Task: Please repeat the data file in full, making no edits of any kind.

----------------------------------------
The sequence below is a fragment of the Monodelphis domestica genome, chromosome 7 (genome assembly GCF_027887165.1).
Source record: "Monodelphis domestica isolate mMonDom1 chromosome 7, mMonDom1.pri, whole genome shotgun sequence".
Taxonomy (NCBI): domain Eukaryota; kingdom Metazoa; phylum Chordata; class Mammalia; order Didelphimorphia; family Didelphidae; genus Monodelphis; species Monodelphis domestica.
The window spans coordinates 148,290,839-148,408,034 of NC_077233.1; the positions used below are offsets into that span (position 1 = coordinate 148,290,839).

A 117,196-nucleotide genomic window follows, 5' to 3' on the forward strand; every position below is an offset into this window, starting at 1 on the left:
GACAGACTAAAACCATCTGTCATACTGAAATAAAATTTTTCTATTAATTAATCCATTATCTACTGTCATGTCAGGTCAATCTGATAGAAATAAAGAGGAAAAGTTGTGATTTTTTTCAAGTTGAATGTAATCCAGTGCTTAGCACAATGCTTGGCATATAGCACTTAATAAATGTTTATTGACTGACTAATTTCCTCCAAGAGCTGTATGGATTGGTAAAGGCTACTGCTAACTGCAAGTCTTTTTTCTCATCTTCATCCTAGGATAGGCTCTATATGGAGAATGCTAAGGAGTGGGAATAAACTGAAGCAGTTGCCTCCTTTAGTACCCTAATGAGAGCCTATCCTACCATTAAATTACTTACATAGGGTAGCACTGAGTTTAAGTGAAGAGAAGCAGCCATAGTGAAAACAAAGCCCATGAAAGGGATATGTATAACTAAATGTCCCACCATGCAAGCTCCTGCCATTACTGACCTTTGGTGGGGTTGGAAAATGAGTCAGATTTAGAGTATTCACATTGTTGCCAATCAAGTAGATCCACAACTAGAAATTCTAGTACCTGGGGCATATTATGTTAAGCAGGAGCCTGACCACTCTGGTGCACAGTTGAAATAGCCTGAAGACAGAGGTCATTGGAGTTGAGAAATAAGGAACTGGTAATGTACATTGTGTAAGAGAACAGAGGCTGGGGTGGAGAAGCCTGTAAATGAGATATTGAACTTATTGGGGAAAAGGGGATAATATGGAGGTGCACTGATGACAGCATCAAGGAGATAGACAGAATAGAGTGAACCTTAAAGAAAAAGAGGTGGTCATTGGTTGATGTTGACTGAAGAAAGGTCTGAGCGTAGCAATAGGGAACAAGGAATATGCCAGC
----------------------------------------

The sequence below is a fragment of the Monodelphis domestica genome, chromosome 7 (genome assembly GCF_027887165.1).
Source record: "Monodelphis domestica isolate mMonDom1 chromosome 7, mMonDom1.pri, whole genome shotgun sequence".
Taxonomy (NCBI): domain Eukaryota; kingdom Metazoa; phylum Chordata; class Mammalia; order Didelphimorphia; family Didelphidae; genus Monodelphis; species Monodelphis domestica.
The window spans coordinates 148,290,839-148,408,034 of NC_077233.1; the positions used below are offsets into that span (position 1 = coordinate 148,290,839).

A 117,196-nucleotide genomic window follows, 5' to 3' on the forward strand; every position below is an offset into this window, starting at 1 on the left:
GACAGACTAAAACCATCTGTCATACTGAAATAAAATTTTTCTATTAATTAATCCATTATCTACTGTCATGTCAGGTCAATCTGATAGAAATAAAGAGGAAAAGTTGTGATTTTTTTCAAGTTGAATGTAATCCAGTGCTTAGCACAATGCTTGGCATATAGCACTTAATAAATGTTTATTGACTGACTAATTTCCTCCAAGAGCTGTATGGATTGGTAAAGGCTACTGCTAACTGCAAGTCTTTTTTCTCATCTTCATCCTAGGATAGGCTCTATATGGAGAATGCTAAGGAGTGGGAATAAACTGAAGCAGTTGCCTCCTTTAGTACCCTAATGAGAGCCTATCCTACCATTAAATTACTTACATAGGGTAGCACTGAGTTTAAGTGAAGAGAAGCAGCCATAGTGAAAACAAAGCCCATGAAAGGGATATGTATAACTAAATGTCCCACCATGCAAGCTCCTGCCATTACTGACCTTTGGTGGGGTTGGAAAATGAGTCAGATTTAGAGTATTCACATTGTTGCCAATCAAGTAGATCCACAACTAGAAATTCTAGTACCTGGGGCATATTATGTTAAGCAGGAGCCTGACCACTCTGGTGCACAGTTGAAATAGCCTGAAGACAGAGGTCATTGGAGTTGAGAAATAAGGAACTGGTAATGTACATTGTGTAAGAGAACAGAGGCTGGGGTGGAGAAGCCTGTAAATGAGATATTGAACTTATTGGGGAAAAGGGGATAATATGGAGGTGCACTGATGACAGCATCAAGGAGATAGACAGAATAGAGTGAACCTTAAAGAAAAAGAGGTGGTCATTGGTTGATGTTGACTGAAGAAAGGTCTGAGCGTAGCAATAGGGAACAAGGAATATGCCAGC